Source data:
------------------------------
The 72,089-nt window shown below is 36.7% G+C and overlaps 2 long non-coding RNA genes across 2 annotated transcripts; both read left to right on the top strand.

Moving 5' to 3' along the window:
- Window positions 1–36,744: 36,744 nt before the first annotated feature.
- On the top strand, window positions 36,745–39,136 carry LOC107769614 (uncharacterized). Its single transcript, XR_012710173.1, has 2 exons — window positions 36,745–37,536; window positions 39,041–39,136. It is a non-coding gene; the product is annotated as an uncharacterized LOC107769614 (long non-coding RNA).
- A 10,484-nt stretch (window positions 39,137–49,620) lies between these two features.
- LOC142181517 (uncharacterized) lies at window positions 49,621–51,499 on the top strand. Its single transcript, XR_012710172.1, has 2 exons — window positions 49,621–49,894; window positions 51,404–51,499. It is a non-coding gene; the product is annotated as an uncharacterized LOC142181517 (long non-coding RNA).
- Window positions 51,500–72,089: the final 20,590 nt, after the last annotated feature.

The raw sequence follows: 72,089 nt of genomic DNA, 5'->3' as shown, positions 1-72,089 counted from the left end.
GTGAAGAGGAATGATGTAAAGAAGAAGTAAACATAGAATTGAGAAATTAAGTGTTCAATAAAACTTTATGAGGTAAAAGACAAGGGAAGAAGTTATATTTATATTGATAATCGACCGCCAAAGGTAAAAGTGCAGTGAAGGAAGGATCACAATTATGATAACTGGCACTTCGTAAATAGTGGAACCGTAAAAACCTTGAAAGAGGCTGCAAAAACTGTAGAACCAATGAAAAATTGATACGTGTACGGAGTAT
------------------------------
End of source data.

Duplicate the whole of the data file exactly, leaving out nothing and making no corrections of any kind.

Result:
The 72,089-nt window shown below is 36.7% G+C and overlaps 2 long non-coding RNA genes across 2 annotated transcripts; both read left to right on the top strand.

Moving 5' to 3' along the window:
- Window positions 1–36,744: 36,744 nt before the first annotated feature.
- On the top strand, window positions 36,745–39,136 carry LOC107769614 (uncharacterized). Its single transcript, XR_012710173.1, has 2 exons — window positions 36,745–37,536; window positions 39,041–39,136. It is a non-coding gene; the product is annotated as an uncharacterized LOC107769614 (long non-coding RNA).
- A 10,484-nt stretch (window positions 39,137–49,620) lies between these two features.
- LOC142181517 (uncharacterized) lies at window positions 49,621–51,499 on the top strand. Its single transcript, XR_012710172.1, has 2 exons — window positions 49,621–49,894; window positions 51,404–51,499. It is a non-coding gene; the product is annotated as an uncharacterized LOC142181517 (long non-coding RNA).
- Window positions 51,500–72,089: the final 20,590 nt, after the last annotated feature.

The raw sequence follows: 72,089 nt of genomic DNA, 5'->3' as shown, positions 1-72,089 counted from the left end.
GTGAAGAGGAATGATGTAAAGAAGAAGTAAACATAGAATTGAGAAATTAAGTGTTCAATAAAACTTTATGAGGTAAAAGACAAGGGAAGAAGTTATATTTATATTGATAATCGACCGCCAAAGGTAAAAGTGCAGTGAAGGAAGGATCACAATTATGATAACTGGCACTTCGTAAATAGTGGAACCGTAAAAACCTTGAAAGAGGCTGCAAAAACTGTAGAACCAATGAAAAATTGATACGTGTACGGAGTAT